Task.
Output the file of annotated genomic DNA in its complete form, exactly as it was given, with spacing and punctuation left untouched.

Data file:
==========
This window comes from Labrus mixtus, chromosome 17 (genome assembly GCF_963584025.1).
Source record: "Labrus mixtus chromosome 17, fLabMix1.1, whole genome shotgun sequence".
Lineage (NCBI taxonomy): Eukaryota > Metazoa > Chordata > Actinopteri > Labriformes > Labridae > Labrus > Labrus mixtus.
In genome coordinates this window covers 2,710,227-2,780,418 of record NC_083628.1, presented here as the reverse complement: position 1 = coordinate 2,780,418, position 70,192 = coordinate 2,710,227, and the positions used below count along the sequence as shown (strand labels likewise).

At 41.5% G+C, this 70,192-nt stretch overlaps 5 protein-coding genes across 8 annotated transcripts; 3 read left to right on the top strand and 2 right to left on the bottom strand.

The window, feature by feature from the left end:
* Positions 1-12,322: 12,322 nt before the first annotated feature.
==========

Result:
This window comes from Labrus mixtus, chromosome 17 (genome assembly GCF_963584025.1).
Source record: "Labrus mixtus chromosome 17, fLabMix1.1, whole genome shotgun sequence".
Lineage (NCBI taxonomy): Eukaryota > Metazoa > Chordata > Actinopteri > Labriformes > Labridae > Labrus > Labrus mixtus.
In genome coordinates this window covers 2,710,227-2,780,418 of record NC_083628.1, presented here as the reverse complement: position 1 = coordinate 2,780,418, position 70,192 = coordinate 2,710,227, and the positions used below count along the sequence as shown (strand labels likewise).

At 41.5% G+C, this 70,192-nt stretch overlaps 5 protein-coding genes across 8 annotated transcripts; 3 read left to right on the top strand and 2 right to left on the bottom strand.

The window, feature by feature from the left end:
* Positions 1-12,322: 12,322 nt before the first annotated feature.